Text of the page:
If you want extra crunchy, English-style roast potatoes, follow the recipe below. I receive a ton of photos from students and readers who have made these spuds as part of their Thanksgiving and Christmas menus – the highest praise for any recipe.
There are so many roast potato recipes knocking about but this technique gives the best combo of shattering crust and fluffy interior. The two secrets are to boil the potatoes until they almost collapse and then roast them for as long as you dare.
Don’t scrimp on the salt
There is, perhaps, mor salt than you’re used to in the water the potatoes boil in. But don’t worry – he majority of the salt will be thrown away and only a small amount will be absorbed by the potatoes. Having the salt in the cooking water means the inside of the potatoes absorb flavour so the finished product is so much better.
Choose the right tin for your roast potatoes
I prefer a shallow cookie sheet/baking sheet to a traditional roasting pan. I also prefer metal to ceramic or glass. You can buy the ones I use in the US or the UK. Using something shallow gives the air more chance to circulate and gives a dryer, more rustly potato.
Prep your roast potatoes ahead
At Christmas, I boil the potatoes the day before, leave them to cool and then add them to a hot tray of oil at stage 7. This just saves me some dish washing and pan space on the big day.
Roast potato ingredients (serves 4)
6-8 fist sized Maris Piper or Desiree potatoes (choose a russet in the US)
2 tablespoons rapeseed (canola) oil, olive oil, or you can use goose, duck or bacon fat
1 teaspoon fine grain sea salt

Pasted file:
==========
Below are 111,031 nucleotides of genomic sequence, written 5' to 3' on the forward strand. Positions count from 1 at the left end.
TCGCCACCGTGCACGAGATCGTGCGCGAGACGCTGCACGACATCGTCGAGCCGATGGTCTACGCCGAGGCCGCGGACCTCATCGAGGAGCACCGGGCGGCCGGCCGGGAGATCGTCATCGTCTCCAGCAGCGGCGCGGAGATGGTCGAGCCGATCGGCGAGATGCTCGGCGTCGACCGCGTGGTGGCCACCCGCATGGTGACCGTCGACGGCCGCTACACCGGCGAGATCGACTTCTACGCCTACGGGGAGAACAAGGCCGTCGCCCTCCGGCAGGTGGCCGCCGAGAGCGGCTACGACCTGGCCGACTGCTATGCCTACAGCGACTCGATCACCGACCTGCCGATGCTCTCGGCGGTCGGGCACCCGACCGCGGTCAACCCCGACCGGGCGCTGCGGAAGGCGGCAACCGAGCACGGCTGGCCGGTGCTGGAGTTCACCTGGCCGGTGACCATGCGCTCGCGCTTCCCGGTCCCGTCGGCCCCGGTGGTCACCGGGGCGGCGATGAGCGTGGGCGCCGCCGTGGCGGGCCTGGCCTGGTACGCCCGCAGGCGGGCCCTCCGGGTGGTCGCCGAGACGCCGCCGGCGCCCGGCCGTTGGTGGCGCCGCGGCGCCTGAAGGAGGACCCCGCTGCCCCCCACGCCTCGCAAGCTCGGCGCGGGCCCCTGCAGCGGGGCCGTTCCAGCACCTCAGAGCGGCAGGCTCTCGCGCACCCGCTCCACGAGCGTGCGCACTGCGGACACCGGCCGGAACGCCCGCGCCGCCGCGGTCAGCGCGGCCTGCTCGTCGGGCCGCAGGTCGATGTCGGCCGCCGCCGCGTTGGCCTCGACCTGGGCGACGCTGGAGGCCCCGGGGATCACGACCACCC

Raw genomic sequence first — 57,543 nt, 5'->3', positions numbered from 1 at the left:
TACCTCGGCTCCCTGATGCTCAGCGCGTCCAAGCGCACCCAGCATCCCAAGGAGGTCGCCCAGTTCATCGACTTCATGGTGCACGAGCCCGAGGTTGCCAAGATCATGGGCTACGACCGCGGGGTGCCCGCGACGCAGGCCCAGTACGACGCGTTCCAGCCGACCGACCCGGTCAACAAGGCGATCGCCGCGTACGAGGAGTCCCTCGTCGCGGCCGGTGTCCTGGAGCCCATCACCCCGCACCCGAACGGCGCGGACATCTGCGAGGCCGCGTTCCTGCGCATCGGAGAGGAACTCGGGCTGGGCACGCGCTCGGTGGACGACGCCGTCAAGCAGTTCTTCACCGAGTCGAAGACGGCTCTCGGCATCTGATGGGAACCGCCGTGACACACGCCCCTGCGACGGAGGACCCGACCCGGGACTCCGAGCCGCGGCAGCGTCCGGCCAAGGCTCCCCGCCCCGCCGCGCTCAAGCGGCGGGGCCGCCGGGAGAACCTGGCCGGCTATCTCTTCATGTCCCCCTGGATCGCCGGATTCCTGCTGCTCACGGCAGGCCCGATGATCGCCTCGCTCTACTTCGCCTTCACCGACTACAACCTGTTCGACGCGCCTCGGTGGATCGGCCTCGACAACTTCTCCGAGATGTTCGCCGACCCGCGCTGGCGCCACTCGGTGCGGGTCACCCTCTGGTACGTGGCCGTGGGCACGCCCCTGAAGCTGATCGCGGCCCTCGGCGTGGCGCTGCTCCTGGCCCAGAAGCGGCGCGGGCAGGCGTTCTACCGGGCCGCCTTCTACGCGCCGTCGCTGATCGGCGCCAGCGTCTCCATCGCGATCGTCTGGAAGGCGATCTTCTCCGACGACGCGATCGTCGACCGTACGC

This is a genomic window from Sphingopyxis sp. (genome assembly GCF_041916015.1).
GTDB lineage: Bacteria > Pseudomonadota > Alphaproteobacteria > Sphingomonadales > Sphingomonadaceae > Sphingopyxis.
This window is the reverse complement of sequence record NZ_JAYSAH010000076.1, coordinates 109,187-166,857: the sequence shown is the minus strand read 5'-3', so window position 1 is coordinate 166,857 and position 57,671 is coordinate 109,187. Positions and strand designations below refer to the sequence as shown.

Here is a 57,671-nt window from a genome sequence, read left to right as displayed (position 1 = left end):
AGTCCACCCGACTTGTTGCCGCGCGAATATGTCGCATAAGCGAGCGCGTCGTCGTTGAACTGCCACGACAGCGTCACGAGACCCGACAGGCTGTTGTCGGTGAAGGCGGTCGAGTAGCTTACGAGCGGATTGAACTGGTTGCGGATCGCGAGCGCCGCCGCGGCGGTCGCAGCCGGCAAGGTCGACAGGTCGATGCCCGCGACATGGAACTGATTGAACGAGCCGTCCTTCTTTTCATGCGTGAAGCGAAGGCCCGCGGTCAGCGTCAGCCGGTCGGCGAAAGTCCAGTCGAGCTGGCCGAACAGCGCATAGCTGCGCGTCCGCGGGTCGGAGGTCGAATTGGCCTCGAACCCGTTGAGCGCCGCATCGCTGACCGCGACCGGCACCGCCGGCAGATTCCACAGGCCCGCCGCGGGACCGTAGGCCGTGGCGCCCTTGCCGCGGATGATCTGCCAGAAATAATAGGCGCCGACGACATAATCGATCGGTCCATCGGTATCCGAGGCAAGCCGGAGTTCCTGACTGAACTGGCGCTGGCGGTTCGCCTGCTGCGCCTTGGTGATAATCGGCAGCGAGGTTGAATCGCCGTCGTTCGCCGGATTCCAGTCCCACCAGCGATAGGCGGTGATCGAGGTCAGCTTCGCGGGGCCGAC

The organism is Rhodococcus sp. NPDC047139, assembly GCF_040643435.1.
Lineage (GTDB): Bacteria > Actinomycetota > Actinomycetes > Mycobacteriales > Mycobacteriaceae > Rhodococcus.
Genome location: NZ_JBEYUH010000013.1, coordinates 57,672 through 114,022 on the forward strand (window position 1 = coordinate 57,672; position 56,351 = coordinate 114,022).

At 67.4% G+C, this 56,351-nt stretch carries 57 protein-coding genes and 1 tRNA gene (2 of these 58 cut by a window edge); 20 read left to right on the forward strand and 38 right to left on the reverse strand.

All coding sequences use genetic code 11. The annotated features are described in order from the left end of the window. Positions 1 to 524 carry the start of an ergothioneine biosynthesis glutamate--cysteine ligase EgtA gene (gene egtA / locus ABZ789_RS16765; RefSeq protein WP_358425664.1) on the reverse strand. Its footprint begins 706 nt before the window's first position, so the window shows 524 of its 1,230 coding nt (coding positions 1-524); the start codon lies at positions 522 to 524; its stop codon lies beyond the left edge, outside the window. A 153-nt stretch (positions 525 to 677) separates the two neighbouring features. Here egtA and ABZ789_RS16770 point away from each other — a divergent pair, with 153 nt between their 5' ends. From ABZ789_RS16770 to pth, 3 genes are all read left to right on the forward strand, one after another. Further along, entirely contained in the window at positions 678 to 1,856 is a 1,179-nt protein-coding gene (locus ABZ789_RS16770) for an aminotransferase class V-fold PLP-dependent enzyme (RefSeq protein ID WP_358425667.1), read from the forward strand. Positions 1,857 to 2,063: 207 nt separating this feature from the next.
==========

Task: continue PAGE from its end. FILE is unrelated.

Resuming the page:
2 teaspoons of Maldon sea salt flakes
To make the crunchiest roast potatoes:
- Put a large pan of water on to boil and add a big teaspoon of fine grain sea salt.
- Peel and chop each fist sized potato into 3 equal size chunks (for bigger potatoes, chop into 4, smaller potatoes into 2 etc).
- When the water is boiling, throw the potatoes in and cover with a lid. Preheat your oven to 200°C (180°C fan) or 400°F (420°F convection).
- After around 20 minutes of boiling (depending on size of your potatoes) test them with a knife. You want them to be totally cooked and soft – as if you were going to use them for mashed potatoes.
- Drain the potatoes well in a colander (if they are dripping water they will make the oil spit when you add them to the baking sheet). They will be crumbly so be gentle. But don’t fret if they do crumble, the crumbly bits are the ones that you’ll be fighting over at the end as they’ll be the crispiest. At this stage the cooked, drained potatoes can sit on a baking tray (without oil) for 24 hours in a cool place.
- Drizzle half the oil onto the baking sheet and place the potatoes on top. Then drizzle the rest of the oil over the potatoes. They should be almost coated with oil but don’t stress about it if they have any bare bits. Sprinkle them with the sea salt flakes and put them in the oven.
- Cook for around 60-80 minutes, turning them once after 45 mins. The longer they cook, the better. Often I’ll cook them for well over an hour to get them extra crispy. You know they’re ready when they are dry, golden and crisp and rustle dryly when you shake the tin. If you need to manage oven space or get ahead on timings, you can roast them for 40 minutes, take them out of the oven and leave them on the tray. Then put them back into the oven at the same temperature for the rest of the cooking time.
- I like to sprinkle the potatoes with a bit of white or red wine vinegar just before serving, because these are really just enormous chips after all.
You can now buy the equipment I use in this recipe through my shop. I’ve spent years testing my favourite bits of equipment so rest-assured that whatever I recommend is the best tool for the job and will give you great results without cluttering your kitchen with unused tools.
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